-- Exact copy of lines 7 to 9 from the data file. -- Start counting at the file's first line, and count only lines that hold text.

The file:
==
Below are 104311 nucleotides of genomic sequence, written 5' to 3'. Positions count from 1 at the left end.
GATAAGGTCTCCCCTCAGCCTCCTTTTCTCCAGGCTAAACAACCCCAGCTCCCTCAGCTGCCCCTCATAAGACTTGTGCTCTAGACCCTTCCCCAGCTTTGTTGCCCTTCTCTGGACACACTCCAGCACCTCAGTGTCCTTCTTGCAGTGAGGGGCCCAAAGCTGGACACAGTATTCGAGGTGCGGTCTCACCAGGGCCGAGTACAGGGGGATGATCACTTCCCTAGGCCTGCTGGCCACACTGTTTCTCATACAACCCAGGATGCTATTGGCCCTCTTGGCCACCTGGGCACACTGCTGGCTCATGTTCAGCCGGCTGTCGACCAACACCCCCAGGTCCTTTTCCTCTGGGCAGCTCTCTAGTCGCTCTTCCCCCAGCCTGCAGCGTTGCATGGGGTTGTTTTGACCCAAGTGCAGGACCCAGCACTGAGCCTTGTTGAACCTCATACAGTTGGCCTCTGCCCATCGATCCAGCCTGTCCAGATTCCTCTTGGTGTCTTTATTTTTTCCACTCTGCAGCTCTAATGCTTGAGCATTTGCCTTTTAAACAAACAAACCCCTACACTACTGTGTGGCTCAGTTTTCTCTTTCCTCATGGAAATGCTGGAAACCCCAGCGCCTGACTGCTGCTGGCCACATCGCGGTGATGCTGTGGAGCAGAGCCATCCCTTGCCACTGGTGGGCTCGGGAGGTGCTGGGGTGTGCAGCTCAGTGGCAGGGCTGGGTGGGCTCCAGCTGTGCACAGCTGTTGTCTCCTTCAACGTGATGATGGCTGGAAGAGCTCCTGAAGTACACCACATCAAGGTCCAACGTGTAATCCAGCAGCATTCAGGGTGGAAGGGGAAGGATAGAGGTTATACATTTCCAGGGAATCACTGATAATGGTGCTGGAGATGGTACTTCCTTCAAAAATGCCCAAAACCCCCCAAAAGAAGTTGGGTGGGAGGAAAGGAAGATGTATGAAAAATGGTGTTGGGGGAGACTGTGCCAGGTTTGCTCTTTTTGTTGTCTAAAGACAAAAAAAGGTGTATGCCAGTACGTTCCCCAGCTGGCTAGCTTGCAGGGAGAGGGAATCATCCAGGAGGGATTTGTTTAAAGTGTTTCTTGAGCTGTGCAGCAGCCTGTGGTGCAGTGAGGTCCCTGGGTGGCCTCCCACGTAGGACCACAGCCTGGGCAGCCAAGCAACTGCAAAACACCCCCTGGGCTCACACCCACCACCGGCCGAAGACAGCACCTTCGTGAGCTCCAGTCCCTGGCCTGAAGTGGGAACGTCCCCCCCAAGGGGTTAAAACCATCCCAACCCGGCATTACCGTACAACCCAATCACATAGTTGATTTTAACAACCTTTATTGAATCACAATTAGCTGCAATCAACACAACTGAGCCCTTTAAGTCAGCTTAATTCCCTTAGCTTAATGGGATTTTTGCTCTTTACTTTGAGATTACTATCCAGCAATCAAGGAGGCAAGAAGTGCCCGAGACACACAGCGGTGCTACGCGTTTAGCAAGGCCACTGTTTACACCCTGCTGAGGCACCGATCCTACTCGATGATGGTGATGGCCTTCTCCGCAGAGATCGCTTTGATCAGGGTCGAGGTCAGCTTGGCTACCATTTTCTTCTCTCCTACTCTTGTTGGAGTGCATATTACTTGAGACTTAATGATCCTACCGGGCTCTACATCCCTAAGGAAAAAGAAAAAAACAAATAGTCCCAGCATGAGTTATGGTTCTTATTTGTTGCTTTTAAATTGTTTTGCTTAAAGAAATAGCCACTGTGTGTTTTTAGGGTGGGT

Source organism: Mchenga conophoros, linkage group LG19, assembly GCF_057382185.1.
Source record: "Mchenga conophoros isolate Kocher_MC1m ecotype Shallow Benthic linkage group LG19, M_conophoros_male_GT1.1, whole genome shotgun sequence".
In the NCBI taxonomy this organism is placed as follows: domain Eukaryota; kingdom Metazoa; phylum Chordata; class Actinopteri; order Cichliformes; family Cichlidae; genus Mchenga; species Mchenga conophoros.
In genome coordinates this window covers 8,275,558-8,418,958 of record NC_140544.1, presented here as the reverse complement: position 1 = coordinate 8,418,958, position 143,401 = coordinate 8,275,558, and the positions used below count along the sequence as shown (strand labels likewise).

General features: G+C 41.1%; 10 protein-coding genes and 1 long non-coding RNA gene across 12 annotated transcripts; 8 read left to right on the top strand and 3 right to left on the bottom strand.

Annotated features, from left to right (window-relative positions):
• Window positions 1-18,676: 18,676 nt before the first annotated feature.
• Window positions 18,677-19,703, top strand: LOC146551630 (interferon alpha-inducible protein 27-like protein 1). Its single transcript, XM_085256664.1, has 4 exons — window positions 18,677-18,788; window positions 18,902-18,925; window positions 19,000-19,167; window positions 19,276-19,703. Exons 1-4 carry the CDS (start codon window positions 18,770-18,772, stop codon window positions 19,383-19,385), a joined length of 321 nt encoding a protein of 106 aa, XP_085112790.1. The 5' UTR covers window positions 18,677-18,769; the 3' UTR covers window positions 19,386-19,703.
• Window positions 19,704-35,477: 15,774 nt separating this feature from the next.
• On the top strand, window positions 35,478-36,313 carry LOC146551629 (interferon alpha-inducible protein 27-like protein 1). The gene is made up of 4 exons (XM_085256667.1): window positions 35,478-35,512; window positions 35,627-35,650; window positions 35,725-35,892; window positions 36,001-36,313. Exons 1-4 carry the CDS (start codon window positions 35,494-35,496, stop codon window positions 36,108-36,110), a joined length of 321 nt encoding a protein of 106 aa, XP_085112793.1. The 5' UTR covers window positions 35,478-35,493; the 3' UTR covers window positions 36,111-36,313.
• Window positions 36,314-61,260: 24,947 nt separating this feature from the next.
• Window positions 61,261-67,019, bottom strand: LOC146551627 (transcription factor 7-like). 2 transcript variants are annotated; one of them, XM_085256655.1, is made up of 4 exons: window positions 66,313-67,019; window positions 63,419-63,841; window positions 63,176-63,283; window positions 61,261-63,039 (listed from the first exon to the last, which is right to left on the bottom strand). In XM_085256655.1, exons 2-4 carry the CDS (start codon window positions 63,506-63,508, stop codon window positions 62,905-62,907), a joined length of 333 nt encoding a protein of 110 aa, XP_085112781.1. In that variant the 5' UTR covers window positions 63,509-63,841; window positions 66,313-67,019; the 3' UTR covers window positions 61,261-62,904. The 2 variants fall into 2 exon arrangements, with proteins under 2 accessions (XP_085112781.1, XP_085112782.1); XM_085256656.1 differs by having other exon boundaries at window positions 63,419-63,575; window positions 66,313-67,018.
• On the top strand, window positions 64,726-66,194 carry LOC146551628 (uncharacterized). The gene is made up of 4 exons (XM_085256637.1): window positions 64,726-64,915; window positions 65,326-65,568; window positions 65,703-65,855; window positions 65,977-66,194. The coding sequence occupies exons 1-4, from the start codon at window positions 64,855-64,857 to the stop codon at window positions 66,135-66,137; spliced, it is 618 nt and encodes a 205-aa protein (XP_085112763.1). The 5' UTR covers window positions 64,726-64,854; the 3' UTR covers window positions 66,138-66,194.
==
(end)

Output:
General features: G+C 41.1%; 10 protein-coding genes and 1 long non-coding RNA gene across 12 annotated transcripts; 8 read left to right on the top strand and 3 right to left on the bottom strand.

Annotated features, from left to right (window-relative positions):
• Window positions 1-18,676: 18,676 nt before the first annotated feature.